Casual fans of Etta James most often thought of her as a blues singer, and she was, when that was what she wanted to do, but she also sang straight girl group pop, belted out R&B and soul tunes, and she also, when she chose, took herself uptown and sang jazz. That's the case here, as James elegantly delivers her versions of vocal jazz standards like Sammy Cahn and Jule Styne's "Time After Time" and Hoagy Carmichael's "The Nearness of You," in front of a tight and fluid big band comprised of Josh Sklair (guitar), Eddie Harris and Herman Riley (tenor saxophone), Ronnie Buttacavoli (trumpet, flügelhorn), Kraig Kilby (trombone), Cedar Walton (piano), John Clayton (bass), Paul Humphrey (drums), and Donto Metto James (shakers). It's all graceful and uptown, and James' singing is hauntingly beautiful.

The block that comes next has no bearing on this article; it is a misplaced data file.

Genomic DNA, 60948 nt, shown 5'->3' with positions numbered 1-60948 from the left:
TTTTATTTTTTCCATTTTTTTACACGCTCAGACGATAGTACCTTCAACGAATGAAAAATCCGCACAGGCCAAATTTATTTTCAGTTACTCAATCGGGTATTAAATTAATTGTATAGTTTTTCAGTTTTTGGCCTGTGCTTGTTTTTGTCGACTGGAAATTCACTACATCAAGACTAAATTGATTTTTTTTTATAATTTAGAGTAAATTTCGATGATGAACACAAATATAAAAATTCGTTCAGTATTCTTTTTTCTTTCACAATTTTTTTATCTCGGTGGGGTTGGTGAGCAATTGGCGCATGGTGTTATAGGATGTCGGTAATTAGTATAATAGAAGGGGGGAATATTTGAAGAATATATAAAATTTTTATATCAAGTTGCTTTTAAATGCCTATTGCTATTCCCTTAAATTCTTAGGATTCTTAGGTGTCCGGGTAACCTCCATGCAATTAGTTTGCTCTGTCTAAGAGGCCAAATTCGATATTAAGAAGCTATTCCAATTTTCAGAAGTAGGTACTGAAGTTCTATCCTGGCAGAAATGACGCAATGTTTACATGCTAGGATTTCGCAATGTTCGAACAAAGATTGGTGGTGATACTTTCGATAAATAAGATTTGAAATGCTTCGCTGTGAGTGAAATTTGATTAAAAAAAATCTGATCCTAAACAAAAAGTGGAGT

Time After Time Review
by Steve Leggett